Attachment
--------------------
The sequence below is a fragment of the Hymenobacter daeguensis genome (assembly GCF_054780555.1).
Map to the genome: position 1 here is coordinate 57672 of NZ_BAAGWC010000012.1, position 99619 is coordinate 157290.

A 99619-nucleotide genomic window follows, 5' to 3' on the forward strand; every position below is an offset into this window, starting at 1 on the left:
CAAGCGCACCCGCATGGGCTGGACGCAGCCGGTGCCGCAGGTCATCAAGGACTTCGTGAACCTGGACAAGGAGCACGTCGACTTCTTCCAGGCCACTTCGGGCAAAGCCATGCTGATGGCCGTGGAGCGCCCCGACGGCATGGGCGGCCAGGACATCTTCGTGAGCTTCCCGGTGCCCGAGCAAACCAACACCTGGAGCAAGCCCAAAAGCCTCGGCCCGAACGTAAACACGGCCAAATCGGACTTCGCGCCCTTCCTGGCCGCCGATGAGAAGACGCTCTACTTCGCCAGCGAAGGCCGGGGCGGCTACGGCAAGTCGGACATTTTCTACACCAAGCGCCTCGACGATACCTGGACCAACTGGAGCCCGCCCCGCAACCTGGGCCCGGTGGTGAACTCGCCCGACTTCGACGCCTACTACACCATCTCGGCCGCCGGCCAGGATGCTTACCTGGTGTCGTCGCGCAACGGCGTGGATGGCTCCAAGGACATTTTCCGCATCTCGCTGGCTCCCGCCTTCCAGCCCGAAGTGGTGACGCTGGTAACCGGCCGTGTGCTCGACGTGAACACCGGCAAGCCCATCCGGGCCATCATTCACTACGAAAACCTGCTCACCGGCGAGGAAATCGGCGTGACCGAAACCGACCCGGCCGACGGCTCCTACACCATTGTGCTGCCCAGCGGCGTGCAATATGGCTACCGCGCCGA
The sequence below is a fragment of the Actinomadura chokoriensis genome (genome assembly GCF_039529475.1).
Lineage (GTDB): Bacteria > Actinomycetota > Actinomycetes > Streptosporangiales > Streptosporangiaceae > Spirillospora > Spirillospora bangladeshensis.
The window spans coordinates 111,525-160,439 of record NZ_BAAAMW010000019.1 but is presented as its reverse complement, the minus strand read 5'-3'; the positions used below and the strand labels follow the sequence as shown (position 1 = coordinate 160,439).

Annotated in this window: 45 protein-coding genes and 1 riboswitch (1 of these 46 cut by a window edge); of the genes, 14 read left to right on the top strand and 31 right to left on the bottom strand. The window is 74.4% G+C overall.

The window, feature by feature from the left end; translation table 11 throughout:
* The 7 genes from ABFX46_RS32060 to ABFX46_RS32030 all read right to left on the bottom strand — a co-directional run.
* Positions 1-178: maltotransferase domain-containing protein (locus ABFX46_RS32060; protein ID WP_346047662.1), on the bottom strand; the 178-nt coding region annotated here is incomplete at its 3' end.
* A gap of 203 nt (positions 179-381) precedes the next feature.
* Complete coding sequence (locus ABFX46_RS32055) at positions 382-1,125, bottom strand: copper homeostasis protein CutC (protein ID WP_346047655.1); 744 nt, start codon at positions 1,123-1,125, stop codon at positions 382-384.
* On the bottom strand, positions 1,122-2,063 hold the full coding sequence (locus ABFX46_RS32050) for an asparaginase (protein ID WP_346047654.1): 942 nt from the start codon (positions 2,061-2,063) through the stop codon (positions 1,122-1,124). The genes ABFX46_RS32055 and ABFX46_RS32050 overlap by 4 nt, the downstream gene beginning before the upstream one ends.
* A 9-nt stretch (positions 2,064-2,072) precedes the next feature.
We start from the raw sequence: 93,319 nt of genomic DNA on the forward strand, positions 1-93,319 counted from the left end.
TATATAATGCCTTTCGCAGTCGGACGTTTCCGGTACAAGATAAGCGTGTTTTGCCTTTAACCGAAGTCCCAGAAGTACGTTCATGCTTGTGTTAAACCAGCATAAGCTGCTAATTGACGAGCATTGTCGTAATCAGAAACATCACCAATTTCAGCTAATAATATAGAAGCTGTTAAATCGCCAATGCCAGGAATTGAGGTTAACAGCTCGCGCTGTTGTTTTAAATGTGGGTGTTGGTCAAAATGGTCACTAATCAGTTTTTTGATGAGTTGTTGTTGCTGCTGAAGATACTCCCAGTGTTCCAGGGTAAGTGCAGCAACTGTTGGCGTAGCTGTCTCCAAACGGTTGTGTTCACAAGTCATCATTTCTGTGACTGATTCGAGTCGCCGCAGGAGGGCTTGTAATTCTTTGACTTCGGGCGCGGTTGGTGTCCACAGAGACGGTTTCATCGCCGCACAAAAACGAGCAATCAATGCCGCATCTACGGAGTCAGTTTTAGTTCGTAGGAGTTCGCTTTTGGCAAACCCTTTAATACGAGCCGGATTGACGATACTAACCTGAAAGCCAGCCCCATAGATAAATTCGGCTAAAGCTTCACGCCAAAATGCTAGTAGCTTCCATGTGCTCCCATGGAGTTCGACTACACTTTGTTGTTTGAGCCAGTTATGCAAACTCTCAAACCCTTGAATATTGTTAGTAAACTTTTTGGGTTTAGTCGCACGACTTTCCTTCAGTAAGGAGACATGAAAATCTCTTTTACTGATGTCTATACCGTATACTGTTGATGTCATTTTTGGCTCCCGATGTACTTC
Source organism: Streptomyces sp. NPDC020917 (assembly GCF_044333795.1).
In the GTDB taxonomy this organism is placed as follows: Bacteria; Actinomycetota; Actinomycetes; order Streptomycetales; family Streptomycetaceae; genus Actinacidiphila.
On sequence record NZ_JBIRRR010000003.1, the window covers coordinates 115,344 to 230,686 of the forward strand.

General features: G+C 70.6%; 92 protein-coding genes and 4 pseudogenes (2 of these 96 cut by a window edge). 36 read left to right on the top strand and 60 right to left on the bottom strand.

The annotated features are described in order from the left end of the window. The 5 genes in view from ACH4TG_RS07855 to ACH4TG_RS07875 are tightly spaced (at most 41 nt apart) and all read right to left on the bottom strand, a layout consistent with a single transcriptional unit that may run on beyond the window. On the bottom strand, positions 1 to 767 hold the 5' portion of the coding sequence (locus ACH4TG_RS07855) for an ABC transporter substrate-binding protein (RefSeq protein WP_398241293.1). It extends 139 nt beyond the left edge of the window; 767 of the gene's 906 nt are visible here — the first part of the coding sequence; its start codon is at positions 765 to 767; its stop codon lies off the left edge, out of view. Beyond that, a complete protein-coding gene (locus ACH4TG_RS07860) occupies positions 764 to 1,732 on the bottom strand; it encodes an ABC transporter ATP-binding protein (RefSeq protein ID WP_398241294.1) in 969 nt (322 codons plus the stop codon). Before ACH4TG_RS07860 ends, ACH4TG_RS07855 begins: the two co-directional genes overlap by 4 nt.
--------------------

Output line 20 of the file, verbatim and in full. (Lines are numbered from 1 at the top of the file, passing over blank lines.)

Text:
On sequence record NZ_JBIRRR010000003.1, the window covers coordinates 115,344 to 230,686 of the forward strand.